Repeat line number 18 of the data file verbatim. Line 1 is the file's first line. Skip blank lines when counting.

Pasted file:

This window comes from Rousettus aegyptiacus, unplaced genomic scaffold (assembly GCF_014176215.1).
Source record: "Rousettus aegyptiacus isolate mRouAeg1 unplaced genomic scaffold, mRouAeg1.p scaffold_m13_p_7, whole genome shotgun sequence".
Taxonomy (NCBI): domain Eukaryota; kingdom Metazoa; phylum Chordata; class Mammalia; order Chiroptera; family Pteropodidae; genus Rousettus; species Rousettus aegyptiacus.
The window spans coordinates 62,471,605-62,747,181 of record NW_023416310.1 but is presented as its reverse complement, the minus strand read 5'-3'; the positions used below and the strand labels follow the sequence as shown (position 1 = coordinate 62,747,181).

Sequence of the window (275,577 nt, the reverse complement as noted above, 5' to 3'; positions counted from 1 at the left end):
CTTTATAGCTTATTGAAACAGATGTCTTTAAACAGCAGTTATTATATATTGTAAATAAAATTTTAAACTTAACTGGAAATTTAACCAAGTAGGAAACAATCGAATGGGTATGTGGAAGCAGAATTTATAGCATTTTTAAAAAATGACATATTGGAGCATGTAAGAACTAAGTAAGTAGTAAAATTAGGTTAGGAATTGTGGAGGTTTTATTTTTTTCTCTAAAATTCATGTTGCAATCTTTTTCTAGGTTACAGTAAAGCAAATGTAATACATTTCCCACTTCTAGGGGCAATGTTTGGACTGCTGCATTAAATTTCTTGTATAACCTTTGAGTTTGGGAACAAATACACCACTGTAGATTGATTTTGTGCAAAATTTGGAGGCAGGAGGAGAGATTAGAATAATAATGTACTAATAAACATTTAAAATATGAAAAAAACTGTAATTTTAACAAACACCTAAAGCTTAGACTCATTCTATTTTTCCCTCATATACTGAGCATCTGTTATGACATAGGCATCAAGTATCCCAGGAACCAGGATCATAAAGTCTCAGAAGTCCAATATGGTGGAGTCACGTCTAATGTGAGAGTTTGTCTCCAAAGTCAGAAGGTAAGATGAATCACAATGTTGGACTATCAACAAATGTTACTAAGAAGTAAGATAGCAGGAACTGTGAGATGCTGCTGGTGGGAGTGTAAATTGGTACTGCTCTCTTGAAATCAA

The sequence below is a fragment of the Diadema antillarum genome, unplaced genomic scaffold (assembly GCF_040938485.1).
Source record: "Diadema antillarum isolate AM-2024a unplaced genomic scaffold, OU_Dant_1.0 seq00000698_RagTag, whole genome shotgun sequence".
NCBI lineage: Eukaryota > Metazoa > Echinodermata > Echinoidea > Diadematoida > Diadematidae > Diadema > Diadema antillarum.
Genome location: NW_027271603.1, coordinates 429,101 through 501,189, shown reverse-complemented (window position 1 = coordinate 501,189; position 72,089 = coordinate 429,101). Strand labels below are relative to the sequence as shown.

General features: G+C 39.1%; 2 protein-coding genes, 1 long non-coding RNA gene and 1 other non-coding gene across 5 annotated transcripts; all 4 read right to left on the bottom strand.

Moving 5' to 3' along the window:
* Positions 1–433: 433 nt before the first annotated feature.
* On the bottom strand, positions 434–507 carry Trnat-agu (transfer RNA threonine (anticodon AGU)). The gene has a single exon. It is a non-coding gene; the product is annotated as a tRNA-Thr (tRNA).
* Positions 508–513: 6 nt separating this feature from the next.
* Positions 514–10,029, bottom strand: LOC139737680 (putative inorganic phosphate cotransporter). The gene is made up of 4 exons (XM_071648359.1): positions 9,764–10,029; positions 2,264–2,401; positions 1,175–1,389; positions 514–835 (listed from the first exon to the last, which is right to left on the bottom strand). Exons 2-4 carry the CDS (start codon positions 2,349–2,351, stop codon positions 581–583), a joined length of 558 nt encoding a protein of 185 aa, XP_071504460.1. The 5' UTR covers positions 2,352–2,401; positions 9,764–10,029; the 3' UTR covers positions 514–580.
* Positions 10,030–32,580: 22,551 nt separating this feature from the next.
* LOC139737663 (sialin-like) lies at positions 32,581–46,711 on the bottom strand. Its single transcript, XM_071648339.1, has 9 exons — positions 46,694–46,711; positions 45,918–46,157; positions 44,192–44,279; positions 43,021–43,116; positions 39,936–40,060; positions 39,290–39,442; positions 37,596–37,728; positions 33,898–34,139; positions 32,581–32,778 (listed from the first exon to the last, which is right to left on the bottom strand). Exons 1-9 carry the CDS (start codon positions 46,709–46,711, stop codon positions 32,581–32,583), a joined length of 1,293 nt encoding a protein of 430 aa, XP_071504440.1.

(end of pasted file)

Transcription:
* LOC139737663 (sialin-like) lies at positions 32,581–46,711 on the bottom strand. Its single transcript, XM_071648339.1, has 9 exons — positions 46,694–46,711; positions 45,918–46,157; positions 44,192–44,279; positions 43,021–43,116; positions 39,936–40,060; positions 39,290–39,442; positions 37,596–37,728; positions 33,898–34,139; positions 32,581–32,778 (listed from the first exon to the last, which is right to left on the bottom strand). Exons 1-9 carry the CDS (start codon positions 46,709–46,711, stop codon positions 32,581–32,583), a joined length of 1,293 nt encoding a protein of 430 aa, XP_071504440.1.